As billions of people are tuning into the 2022 World Cup in Qatar, we thought we’d take a look at this truly global event that aims to bring the world together in friendly football conflict, whatever language they speak.
Despite the myriad controversies surrounding the event this year due to the host nation’s history, policies, laws and human rights record, the event itself is an amazing celebration of skill, athleticism and teamwork and one we’ll be sure not to miss!
Let’s take a look at the World Cup 2022 through the lens of language, uncover the vast opportunities available around the event and reflect on how this showcase of soccer unites people across the globe.
Half the World is Watching
It’s amazing to imagine but according to FIFA, more than half the world watched the record-breaking 2018 World Cup. Their audit shows a record 3.572 billion people watched the 2018 FIFA World Cup Russia™.
This figure includes those who watched on TV at home, out of home or on digital platforms – the final itself was seen live by a combined 1.12 billion viewers worldwide.
This is a truly staggering figure and just goes to demonstrate the sheer reach and engagement appeal of the beautiful game across the globe. What this also demonstrates is that there’s no singular way that any one nation consumes their media. It’s a timely reminder as we enter 2023 that for your own international marketing plans, you may need to flex budgets and investment in content creation and translation across different channels for different audiences, languages and countries.
FIFA’s Translation Challenge
According to Caitlin Stephens, Deputy Head of Language Services at FIFA, they translate some three million words per language per year and counting. “FIFA has four official languages – English, French, German, and Spanish – which means that most communications and information for its members have to appear in the four languages,” Stephens explains.
Stephens says FIFA’s Language Services Department translates content for all the other units within FIFA and handles a huge variety of documents apart from the monthly magazine: media releases, official regulations, information and correspondence for member associations, minutes of meetings, technical reports from competitions, football-related manuals and handbooks, medical and anti-doping information, legal documents, HR information for employees, as well as their annual activity, financial, and governance reports.
The way FIFA tackle this challenge is by using both specialist and generalist translators which reaffirms their position that they need both in their squad to succeed. The variety of documents ranges from simpler communications to technical and legal texts that require translators with discipline-specific skill sets (such as legal or medical). In addition, there is also industry-specific knowledge, in this case football and sports, all layered over with the cultural nuance required to make translation effective. That’s why here at Bubbles, we always use native-speaking, culturally aware professionals in a specifical specialist discipline and/or amazingly talented translators with additional industry knowledge to help your translations deliver – not just linguistic experts.
Languages of the World (Cup)
We’ve already covered the four official languages of FIFA, but in reality, these official languages are also incredibly varied.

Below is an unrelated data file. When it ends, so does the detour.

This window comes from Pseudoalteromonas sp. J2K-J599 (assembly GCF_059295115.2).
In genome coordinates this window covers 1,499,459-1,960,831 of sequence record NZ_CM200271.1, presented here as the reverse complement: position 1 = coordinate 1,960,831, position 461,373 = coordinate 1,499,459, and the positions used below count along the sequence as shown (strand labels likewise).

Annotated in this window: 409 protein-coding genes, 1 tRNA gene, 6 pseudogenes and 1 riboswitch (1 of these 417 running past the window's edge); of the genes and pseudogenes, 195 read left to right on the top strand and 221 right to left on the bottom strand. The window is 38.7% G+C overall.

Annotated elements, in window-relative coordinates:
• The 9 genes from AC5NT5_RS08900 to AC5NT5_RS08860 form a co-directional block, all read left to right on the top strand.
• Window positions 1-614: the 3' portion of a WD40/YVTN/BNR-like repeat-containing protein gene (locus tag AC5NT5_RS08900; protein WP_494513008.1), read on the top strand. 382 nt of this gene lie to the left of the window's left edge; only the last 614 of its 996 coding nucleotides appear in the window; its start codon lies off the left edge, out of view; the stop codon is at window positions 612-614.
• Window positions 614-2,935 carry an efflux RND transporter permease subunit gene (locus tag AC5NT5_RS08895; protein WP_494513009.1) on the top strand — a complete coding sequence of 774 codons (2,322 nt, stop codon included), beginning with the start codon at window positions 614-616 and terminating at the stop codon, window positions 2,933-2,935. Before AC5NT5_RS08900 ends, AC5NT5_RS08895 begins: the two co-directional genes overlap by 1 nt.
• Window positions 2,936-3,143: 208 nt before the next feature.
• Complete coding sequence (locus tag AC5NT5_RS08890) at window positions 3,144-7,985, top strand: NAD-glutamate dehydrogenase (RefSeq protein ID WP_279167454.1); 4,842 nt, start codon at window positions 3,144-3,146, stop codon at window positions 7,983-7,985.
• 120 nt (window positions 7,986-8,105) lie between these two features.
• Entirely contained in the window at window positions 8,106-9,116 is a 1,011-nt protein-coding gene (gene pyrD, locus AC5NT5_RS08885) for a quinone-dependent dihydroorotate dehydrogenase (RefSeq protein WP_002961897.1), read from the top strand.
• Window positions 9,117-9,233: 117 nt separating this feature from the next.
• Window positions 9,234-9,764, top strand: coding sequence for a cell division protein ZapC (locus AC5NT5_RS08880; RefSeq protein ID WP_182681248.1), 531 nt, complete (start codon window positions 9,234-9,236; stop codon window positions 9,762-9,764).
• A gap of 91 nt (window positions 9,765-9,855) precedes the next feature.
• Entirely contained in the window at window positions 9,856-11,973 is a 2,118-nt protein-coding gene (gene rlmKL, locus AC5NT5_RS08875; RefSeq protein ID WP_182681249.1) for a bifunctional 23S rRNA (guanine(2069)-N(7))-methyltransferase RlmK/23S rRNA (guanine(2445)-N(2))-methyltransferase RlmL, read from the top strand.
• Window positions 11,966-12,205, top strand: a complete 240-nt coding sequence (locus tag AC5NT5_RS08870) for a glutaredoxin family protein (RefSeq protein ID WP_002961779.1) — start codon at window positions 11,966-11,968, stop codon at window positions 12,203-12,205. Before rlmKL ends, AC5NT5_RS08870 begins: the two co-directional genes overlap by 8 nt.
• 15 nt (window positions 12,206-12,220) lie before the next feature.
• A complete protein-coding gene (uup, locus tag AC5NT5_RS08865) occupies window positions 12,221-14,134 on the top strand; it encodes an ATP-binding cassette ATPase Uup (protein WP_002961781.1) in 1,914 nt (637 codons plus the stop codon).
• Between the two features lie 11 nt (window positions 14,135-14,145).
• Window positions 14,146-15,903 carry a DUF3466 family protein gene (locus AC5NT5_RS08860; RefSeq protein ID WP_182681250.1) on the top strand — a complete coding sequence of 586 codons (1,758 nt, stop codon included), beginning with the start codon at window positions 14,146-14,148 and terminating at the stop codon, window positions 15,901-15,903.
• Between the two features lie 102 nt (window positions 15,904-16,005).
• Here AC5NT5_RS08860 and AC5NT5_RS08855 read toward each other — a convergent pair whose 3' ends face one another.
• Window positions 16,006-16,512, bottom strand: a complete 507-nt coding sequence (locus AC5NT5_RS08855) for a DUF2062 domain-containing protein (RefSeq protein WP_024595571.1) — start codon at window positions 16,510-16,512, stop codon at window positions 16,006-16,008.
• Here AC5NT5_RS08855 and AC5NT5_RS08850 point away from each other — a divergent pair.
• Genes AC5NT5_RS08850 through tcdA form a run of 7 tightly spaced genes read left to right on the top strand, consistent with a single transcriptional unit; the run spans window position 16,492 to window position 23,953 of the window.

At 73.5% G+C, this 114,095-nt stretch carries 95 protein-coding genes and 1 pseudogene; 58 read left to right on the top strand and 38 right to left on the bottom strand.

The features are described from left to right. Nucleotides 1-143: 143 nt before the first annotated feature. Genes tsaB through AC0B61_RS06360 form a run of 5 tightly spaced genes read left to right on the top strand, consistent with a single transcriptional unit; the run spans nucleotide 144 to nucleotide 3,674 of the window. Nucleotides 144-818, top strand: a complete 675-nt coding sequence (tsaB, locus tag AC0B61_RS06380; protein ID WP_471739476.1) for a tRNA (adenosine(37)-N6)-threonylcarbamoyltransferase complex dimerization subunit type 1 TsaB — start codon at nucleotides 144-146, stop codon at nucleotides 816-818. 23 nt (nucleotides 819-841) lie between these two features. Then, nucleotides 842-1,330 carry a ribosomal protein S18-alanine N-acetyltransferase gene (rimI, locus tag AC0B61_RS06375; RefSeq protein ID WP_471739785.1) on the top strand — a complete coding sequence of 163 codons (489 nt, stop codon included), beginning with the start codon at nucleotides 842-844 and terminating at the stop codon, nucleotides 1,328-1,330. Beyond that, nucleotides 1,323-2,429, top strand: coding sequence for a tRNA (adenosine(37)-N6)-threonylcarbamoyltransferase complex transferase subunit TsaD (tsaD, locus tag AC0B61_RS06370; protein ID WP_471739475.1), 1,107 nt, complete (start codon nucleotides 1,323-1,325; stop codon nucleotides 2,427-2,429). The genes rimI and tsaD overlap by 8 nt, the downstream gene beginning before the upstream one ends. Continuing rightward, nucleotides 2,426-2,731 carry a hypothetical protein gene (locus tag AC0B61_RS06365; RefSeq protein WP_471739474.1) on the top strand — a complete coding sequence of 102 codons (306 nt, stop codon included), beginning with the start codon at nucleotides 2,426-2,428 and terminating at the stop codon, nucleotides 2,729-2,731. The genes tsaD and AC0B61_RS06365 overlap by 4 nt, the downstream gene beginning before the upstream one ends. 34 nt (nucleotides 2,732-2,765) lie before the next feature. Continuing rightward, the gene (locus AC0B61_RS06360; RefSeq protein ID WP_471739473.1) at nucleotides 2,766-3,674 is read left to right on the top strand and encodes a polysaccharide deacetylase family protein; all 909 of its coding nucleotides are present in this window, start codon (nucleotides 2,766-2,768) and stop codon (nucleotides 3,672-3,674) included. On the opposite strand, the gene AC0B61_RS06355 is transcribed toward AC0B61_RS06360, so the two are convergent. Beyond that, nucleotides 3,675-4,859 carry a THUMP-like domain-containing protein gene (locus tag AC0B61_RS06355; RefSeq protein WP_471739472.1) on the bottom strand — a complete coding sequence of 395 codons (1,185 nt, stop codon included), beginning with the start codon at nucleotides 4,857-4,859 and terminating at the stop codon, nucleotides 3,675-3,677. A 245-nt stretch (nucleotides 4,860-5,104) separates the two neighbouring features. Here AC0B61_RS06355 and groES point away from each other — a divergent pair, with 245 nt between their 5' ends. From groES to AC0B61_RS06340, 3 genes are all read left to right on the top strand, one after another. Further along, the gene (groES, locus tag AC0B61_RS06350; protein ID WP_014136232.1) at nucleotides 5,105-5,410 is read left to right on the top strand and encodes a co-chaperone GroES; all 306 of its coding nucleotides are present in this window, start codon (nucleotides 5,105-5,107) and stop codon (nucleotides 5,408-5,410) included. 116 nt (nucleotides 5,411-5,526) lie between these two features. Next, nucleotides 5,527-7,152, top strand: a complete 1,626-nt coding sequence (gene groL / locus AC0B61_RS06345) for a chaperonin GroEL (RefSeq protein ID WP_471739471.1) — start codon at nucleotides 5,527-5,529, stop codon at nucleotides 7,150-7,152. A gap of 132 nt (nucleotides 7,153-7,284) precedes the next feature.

The most prevalent “official” language is English, with 8 teams appearing including England, USA, Canada, Australia and Wales. However more obscurely and perhaps surprisingly Tunisia, Ghana and Cameroon also class English as the official language of their nation.
The second most popular is Spanish, with five of the six total Spanish-speaking teams coming from South America (Argentina, Costa Rica, Ecuador, Mexico and Uruguay) alongside Spain themselves.
Following the Spanish nations are French-speakers, Belgium, France, Senegal and Switzerland but also incorporating Cameroon and Canada.
This year there are five Arabic-speaking teams. As the 2022 World Cup is being hosted in Qatar it means that the Qatar national team automatically qualify to take part, but this year Iran features alongside Morocco and Saudi Arabia.
German is spoken by 3 teams in the tournament (Germany, Belgium and Switzerland) and Portuguese by 2 (Portugal and Brazil). Other countries such as Poland, Japan and Denmark speak their native languages and Welsh players will probably be communicating in English, but there is always the chance they may use Welsh to try and confuse their opponents!
You’ll notice from the above that some countries appear twice in the list – reaffirming a much-repeated Bubbles point that the country doesn’t always mean a singular, specific native language.
In today’s cultural melting pot of migration and globalisation, it’s wise to consider the different languages spoken in a region and adapt your translation and localisation strategy towards cultures and not just consider geo-political boundaries!
Missing an Open Goal
The world of football isn’t immune to a translation fail or two.
A statement from Jerome Valcke, the secretary general of FIFA at the time, led to an apology being issued to Aldo Rebelo, the sports minister of Brazil.
In his statement in French, he expressed the need “to speed up the pace” as we would understand it. However, the translation to Portuguese was delivered with a little more vigour and ended up sounding offensive. It was translated as “give a kick in the butt” and it caused anger among the Brazilian team!
Finally, we’d like to end with a reminder that footballers can be wizards on the field, but they don’t always make the best translators!
This video is great fun, but we’d recommend leaving translation to the professionals and if you’ve got a project you’re looking to move forward with, we’d love to hear from you.